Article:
• Ten-acre industrial property next to Mike’s Party Center, valued at $585,000
    • Big A Party Center, 1201 Martin Luther King Jr. Blvd., Americus, valued at $114,000
    • UNDISCLOSED: two unimproved commercial properties across the street from Big A Party Center, 1111 and 1311 Martin Luther King Blvd., valued at a total of $110,000
    • EZ Storage & Suites LLC mini-warehouse & office suites, 905 Martin Luther King Jr. Blvd., plus an adjacent unimproved 6-acre tract, valued together at $1.25 million
    • 13.5 unimproved acres on Murphy Mill Road valued at $61,000
    • UNDISCLOSED: Half-acre vacant residential tract on Sheffield Street valued at $6,700
    • UNDISCLOSED: Half-acre vacant industrial tract on Bay Street valued at $6,100

    Other investments

    • Aflac
    • Coca-Cola Co.
    • Procter & Gamble
    • Textron
    • Wells Fargo & Co.

    Payments from state agencies

    • None disclosed

    Campaign contributions

    Cheokas has raised more than $20,000 in political donations since 2004. Contributions broken down by election cycle:

    • 2004: $46,270
    • 2005-06: $44,075
    • 2007-08: $24,300
    • 2009-10: $20,125
    • 2011-12: $64,383
    • 2013-14: $135,956
    • 2015-16: $85,552
    • Reported cash on hand (April 2016): $5,906

    Top donors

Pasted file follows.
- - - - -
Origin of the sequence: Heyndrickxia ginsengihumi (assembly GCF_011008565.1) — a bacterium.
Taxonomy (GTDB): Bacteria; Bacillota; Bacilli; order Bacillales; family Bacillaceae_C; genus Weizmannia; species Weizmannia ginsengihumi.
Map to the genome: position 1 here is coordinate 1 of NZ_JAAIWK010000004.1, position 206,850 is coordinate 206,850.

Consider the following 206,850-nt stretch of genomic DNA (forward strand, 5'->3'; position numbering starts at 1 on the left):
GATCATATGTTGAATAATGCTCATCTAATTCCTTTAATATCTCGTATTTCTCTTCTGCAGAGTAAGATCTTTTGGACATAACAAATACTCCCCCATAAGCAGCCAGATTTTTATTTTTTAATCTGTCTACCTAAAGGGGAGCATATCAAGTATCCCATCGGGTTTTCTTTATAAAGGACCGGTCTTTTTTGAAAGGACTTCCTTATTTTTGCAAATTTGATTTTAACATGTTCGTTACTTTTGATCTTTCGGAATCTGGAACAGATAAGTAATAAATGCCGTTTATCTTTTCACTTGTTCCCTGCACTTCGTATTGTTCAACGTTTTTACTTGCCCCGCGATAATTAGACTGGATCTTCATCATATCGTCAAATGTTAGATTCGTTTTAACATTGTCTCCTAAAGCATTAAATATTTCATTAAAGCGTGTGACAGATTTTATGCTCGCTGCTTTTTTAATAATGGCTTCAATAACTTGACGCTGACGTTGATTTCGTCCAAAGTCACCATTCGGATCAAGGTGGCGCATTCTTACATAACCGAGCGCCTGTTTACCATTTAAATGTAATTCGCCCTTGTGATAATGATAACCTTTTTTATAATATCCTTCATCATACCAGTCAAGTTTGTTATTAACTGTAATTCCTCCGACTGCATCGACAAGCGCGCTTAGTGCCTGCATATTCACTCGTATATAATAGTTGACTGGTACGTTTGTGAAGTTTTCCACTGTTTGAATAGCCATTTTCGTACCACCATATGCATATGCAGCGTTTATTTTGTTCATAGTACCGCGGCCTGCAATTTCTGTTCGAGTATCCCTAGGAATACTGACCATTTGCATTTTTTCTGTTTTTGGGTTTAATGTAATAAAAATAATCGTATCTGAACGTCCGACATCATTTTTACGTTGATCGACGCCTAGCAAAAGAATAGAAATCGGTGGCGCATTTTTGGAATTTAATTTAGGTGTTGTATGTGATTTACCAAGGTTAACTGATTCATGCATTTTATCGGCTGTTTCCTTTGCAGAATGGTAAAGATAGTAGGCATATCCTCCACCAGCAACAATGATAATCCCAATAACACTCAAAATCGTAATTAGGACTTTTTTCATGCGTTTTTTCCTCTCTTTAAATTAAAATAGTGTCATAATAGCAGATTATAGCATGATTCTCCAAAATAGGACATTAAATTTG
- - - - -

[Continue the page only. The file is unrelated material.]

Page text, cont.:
• $138,801 House Speaker David Ralston & other Republican legislators
    • $20,350 Wine & Spirits Wholesalers of Georgia & members
    • $12,900 Ex-Rep. Jimmy Skipper & other Democratic legislators
    • $8,500 Jackson Healthcare LLC
    • $6,750 Georgia Trial Lawyers Association
    • $6,700 Georgia Beer Wholesalers Association & members
    • $6,375 Georgia Optometric Association
    • $5,700 Georgia Dental Association
    • $5,500 Georgia Alliance of Community Hospitals
    • $5,000 Altria
    • $5,000 BlueCross BlueShield of Georgia

    Campaign to campaign

    Candidates may make political donations with campaign funds, allowing prolific fund-raisers to share their contributions with other legislators or candidates. Some advocacy groups believe such transfers should be limited to an aggregate of $10,000 per election cycle. Cheokas’s committee made these political donations:

    • 2005-06: $1,800
    • 2007-08: $1,000
    • 2009-10: $7,000
    • 2011-12: $2,900
    • 2013-14: $5,050

    Lobbyist freebies

    Lobbyists have reported paying for meals and other gifts for Cheokas valued at more than $14,000 since 2006. The big spenders:

    • University System of Georgia ($2,549)
    • lobbyist William Usry ($1,913)
    • Phoebe Putney Health System ($1,049)
    • Georgia Power Co. ($533)

    Committee days & travel expenses

    When the Legislature is out of session, members may collect $173 per diem, plus mileage, for committee meetings or other official business. (Per diem was $127 prior to 2007.) Lawmakers living within 50 miles of the Capitol are taxed on these payments, which were originally intended to cover out-of-town members’ food and lodging. Here’s the annual breakdown, based on the year in which the expenses were paid:

    • 2005: $1,439 (9 days)
    • 2006: $3,083 (18 days)
    • 2007: $3,844 (18 days)
    • 2008: $6,085 (24 days)
    • 2009: $6,659 (32 days)
    • 2010: $5,028 (24 days)
    • 2011: $8,454 (40 days)
    • 2012: $6,722 (27 days)
    • 2013: $6,695 (23 days)
    • 2014: $4,502 (15 days)

    Posted Oct. 20, 2012; updated May 24, 2016